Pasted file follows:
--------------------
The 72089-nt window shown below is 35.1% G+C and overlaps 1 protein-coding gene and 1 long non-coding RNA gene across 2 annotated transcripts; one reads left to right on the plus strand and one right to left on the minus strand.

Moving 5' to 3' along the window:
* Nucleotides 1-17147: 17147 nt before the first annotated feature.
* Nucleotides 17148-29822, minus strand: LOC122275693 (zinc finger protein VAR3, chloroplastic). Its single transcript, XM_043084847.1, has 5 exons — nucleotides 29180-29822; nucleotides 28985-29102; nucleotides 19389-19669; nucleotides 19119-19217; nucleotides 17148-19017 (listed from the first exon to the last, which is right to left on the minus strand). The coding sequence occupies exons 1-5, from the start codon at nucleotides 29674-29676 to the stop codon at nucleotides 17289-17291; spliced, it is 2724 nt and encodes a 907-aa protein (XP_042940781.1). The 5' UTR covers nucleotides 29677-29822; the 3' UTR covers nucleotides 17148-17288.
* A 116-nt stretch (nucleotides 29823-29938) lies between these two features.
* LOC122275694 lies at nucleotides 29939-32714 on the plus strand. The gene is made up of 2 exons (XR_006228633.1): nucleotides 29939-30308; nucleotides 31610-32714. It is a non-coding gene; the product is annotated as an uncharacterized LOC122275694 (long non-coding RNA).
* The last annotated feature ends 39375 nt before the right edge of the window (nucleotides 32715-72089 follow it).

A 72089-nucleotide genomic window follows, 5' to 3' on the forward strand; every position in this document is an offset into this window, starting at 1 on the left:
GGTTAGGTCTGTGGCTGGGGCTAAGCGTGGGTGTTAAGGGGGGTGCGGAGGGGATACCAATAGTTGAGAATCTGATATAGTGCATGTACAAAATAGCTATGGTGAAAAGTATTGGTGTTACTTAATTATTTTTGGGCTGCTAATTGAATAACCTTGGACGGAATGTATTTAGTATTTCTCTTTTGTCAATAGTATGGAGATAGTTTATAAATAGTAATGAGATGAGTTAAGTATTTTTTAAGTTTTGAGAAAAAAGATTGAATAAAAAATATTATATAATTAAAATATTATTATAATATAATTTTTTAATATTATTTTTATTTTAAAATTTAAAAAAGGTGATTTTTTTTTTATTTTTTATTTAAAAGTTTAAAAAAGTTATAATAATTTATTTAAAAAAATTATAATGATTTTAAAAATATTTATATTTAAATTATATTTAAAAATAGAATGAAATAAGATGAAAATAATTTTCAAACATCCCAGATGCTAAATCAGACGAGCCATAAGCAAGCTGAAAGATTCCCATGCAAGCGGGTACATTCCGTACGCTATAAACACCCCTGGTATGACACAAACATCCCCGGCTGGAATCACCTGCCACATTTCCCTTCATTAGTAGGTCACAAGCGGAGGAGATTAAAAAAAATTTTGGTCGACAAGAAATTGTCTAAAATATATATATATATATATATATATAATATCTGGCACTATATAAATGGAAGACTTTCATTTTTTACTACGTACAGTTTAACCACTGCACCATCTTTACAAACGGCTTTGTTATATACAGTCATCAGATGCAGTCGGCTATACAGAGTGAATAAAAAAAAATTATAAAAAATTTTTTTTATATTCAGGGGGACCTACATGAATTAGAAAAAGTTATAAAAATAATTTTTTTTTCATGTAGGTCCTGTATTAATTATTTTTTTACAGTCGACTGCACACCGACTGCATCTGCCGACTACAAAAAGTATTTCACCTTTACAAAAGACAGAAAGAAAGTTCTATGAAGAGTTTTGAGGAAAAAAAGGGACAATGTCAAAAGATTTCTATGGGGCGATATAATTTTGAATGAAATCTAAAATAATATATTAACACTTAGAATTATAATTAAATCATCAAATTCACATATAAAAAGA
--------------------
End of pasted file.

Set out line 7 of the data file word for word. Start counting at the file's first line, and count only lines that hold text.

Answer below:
* The last annotated feature ends 39375 nt before the right edge of the window (nucleotides 32715-72089 follow it).